The failed idea of a “gold standard”
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The term “gold standard” is used quite often in medicine [1, 2]. It says that there is a standard that clinicians should follow and that this is the best standard available, backed by solid evidence and broad consensus. “Gold standard” is a historical term borrowed from economists . Gold is a precious metal and has mystical connotations. It implies wealth, power, and security. But as there are other precious metals that are even more expensive, the term “gold standard” should not be taken at face value for three reasons.
First, clinicians are led to think that a procedure with the label “gold standard” is the procedure of first choice and possibly should be applied in all cases . The evidence behind “gold standards” is often incomplete and of insufficient quality. Many systematic reviews close with a statement like “more research is needed”. This is certainly true, but it makes one doubt how solid the evidence behind the “gold standard” actually is. In addition, on closer reading, the external validity of many studies is not always clear and the findings cannot be applied in all the cultural and socioeconomic settings in which medicine is practiced.
Second, using the term “gold standard” is tantamount to handing over a weapon of self-destruction to the medico-legal community. We should have learned a lesson from the history of the introduction and application of mesh in pelvic floor reconstructive surgery. The term gold standard was used for Burch colposuspension, for needle procedures, for anterior repair, and many companies tried to establish meshes as the gold standard. Many gold standards were consensus- and not evidence-based. New procedures were introduced with great fanfare and few data; they were proclaimed to be the new standard until they disappeared from many markets almost overnight. Only in hindsight did it become clear that meshes may have a place in reconstructive surgery, but well-executed studies are needed, looking at the whole picture: anatomical results, minor and major complications, economic aspects, and most importantly the benefits to the patient. The same may be happening with abdominal sacrocolpopexy, which often is declared the new standard for apical fixation at the exclusion of procedures employing native tissue with comparable patient satisfaction and fewer major complications. While our debate goes on it is no wonder that lawyers focus on the what we ourselves call a ”gold standard” and question alternative procedures.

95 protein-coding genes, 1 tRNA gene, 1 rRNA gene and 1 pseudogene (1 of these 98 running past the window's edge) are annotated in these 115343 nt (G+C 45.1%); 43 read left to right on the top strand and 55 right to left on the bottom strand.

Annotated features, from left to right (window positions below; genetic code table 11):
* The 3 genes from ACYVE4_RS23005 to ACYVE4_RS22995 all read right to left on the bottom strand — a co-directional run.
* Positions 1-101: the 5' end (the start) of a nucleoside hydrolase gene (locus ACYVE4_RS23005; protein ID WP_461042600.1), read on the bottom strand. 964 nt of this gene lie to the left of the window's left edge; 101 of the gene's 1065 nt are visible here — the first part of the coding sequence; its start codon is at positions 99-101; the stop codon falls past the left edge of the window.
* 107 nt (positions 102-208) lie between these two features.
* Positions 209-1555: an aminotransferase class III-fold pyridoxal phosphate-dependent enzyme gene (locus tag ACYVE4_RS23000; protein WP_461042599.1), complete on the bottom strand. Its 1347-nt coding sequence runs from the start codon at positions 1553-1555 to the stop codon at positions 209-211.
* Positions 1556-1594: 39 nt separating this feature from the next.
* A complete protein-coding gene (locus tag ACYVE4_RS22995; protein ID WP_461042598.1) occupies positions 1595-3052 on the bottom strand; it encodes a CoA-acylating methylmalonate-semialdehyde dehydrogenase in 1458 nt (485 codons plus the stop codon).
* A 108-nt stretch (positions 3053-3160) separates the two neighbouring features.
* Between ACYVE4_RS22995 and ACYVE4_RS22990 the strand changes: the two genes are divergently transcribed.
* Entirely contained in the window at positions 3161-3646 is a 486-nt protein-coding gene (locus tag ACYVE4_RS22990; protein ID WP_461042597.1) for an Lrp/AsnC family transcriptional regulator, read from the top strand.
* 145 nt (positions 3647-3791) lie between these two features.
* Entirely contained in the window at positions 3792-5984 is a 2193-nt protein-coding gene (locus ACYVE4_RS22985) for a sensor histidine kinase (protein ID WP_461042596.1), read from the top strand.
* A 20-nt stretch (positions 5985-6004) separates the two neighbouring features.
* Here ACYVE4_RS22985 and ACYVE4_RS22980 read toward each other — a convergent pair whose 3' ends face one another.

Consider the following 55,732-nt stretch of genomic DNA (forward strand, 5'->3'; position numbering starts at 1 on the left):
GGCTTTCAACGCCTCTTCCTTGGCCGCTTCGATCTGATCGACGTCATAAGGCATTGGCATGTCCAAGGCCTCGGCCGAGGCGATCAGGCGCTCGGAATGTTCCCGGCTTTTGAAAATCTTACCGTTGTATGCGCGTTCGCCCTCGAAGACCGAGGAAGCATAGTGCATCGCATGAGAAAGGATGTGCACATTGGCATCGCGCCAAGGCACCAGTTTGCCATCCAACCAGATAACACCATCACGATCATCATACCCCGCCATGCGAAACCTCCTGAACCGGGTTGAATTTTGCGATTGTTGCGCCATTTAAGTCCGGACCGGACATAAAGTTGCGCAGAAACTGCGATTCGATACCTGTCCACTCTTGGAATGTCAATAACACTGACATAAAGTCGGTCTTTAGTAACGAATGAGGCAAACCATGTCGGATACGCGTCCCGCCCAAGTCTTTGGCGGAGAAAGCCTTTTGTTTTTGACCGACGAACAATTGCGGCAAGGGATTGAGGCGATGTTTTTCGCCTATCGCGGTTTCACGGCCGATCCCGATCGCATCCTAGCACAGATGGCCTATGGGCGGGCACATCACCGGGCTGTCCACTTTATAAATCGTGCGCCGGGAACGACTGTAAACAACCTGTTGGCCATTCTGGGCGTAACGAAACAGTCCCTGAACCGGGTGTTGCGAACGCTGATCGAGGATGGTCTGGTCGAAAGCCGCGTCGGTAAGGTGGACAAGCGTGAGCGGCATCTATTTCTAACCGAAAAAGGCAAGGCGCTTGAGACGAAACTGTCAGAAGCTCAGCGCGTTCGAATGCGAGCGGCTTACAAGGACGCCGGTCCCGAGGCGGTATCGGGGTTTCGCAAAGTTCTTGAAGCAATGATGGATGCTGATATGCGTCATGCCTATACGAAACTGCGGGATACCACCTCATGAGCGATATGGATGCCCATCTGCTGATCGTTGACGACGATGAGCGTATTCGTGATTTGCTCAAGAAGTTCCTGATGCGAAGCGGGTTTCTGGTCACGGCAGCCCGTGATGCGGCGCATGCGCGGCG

Third, while gold is known to remain stable over centuries the term “gold standard” has a notoriously short half-life. Like the price of gold, which rises and falls for obvious and less apparent reasons so-called “gold standards” have a tendency to become outdated quickly, never to recover. This is a normal development reflecting the progress of medical and surgical science. As new procedures are introduced and more evidence becomes available “gold standards” lose their glitter and are thrown into the dustbin of medical progress . Most clinicians have seen the coming and going of techniques that are quickly pronounced a “new” standard, only to be replaced by the next and better procedure . Remember what happened to colposuspension?
Is there a solution? We would suggest doing away with the term “gold standard” and replacing it with “current standard.” Current standard implies that things might be completely different tomorrow—as we know they will—and the term encourages us to consider alternatives and in particular the setting in which we practice medicine. The cost of an operation, the availability of the materials needed for a procedure, and the possibility of managing complications must all be taken account when offering surgery to a patient. What could be considered a standard in one country might be completely out of place in another healthcare environment.
Instead of blindly following a “gold standard,” let us look at the evidence ourselves and apply it critically in a specific healthcare setting to the individual patient. Isn’t this what evidence-based medicine is all about?